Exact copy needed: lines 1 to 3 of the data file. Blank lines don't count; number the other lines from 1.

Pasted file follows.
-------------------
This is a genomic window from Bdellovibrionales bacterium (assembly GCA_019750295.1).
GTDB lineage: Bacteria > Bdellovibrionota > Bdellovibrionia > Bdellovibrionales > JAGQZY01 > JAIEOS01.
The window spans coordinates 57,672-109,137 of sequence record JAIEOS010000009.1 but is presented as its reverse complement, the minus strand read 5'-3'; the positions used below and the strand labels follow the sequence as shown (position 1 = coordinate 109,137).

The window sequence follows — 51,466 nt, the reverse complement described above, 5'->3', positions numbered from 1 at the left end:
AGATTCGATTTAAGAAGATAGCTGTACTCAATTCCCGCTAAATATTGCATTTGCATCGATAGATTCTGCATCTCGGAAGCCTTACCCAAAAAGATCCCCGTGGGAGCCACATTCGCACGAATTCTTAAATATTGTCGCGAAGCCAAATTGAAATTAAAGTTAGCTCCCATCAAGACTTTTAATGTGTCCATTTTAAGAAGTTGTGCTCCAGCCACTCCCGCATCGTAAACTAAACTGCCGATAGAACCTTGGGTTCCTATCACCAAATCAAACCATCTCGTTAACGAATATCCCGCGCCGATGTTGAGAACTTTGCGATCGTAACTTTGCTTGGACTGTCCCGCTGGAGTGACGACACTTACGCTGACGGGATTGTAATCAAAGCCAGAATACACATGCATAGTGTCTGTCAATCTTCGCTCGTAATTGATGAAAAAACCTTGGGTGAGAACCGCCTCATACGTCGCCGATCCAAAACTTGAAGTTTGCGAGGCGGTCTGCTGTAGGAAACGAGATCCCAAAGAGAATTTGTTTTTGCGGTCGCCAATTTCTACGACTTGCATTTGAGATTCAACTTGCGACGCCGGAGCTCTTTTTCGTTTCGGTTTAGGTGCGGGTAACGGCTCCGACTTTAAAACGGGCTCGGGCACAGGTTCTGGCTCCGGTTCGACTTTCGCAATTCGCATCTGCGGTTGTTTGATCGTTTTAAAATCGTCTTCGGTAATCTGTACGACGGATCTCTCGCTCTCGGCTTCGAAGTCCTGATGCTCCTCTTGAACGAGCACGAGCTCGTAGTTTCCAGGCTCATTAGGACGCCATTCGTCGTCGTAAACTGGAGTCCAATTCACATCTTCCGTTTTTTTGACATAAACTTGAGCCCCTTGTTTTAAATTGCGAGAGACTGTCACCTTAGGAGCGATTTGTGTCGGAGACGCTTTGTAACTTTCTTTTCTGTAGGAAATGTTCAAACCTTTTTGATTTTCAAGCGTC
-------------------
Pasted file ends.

This is a genomic window from Bdellovibrionales bacterium (assembly GCA_019750295.1).
GTDB lineage: Bacteria > Bdellovibrionota > Bdellovibrionia > Bdellovibrionales > JAGQZY01 > JAIEOS01.
The window spans coordinates 57,672-109,137 of sequence record JAIEOS010000009.1 but is presented as its reverse complement, the minus strand read 5'-3'; the positions used below and the strand labels follow the sequence as shown (position 1 = coordinate 109,137).